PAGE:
Naresh Kumar, PA to Shri R.K. Asthana, IAS, is his boss’s doorkeeper. There is a share for Naresh in the bounties that flow in through that door, and there has been for years. But he is a man besieged. His married daughter is having trouble conceiving, his son’s call centre job might be a cover for something murkier, and his wife expects him to solve these problems. Then there is Pinki Kaur, a colleague and his friend’s widow, whose presence in the office stirs responses in him that he can neither submit to nor suppress. Distracted by personal crises, he misses the signs of political trouble brewing at work, and so it is that Naresh finds himself suspended from his job. Unseated from the desk that has been the source of his power and well-being, he must still struggle to make things right for his family: Naresh is, after all, a householder.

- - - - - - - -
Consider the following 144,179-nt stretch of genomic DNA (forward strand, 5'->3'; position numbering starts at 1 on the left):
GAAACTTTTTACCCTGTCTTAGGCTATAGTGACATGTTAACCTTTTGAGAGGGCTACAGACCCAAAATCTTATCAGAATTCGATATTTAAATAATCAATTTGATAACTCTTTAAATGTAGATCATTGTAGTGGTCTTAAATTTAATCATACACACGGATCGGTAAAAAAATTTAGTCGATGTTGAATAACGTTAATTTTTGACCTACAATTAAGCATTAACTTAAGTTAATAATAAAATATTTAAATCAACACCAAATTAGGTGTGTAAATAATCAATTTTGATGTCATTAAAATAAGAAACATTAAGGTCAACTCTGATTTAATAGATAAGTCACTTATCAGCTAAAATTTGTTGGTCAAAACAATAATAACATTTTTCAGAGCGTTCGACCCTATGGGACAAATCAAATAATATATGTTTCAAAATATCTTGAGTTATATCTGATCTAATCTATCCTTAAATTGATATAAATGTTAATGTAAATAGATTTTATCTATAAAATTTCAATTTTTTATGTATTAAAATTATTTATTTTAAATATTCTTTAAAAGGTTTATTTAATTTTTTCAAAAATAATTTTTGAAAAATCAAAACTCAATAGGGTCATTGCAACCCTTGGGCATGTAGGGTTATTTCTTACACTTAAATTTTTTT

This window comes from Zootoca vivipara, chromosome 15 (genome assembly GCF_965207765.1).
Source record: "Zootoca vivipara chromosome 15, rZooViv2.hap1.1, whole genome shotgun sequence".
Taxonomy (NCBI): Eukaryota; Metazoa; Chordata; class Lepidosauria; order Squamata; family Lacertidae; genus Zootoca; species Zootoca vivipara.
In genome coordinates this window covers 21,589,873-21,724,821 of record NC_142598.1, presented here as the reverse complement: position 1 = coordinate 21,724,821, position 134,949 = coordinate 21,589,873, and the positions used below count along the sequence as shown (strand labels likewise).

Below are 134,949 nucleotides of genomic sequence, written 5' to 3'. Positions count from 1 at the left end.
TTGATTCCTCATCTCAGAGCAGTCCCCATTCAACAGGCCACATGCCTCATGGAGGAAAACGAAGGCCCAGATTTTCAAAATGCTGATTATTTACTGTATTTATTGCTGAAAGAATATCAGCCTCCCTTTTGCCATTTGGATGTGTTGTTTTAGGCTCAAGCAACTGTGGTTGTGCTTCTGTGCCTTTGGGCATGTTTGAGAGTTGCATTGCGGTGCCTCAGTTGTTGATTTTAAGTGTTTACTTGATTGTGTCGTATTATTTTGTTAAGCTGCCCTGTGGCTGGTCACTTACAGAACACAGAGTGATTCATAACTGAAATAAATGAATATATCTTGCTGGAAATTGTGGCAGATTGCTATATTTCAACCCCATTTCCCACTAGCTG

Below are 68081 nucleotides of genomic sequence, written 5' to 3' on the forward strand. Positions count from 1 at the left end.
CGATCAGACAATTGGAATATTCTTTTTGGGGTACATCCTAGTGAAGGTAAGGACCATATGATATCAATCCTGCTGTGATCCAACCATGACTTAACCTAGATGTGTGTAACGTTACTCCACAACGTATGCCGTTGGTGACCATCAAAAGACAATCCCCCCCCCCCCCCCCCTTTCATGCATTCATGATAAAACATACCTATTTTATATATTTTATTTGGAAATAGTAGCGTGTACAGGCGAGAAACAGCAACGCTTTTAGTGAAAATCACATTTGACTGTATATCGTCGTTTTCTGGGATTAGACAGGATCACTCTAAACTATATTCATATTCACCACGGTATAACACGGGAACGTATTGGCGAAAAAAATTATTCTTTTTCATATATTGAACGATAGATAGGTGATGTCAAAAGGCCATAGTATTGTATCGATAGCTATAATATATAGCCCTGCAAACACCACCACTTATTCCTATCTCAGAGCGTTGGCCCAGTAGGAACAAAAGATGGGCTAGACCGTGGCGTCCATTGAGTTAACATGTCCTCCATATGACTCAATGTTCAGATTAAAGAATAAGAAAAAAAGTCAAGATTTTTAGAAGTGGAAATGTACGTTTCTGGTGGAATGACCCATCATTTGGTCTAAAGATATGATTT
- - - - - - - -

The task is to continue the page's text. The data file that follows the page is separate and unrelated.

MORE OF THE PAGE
With uncommon acuity, Amitabha Bagchi writes of a world where favours are currency, where access to power sometimes feels like a prerequisite for survival, where power can be both total and ephemeral. The Householder is a view from within this world, an examination of the moral condition of our times.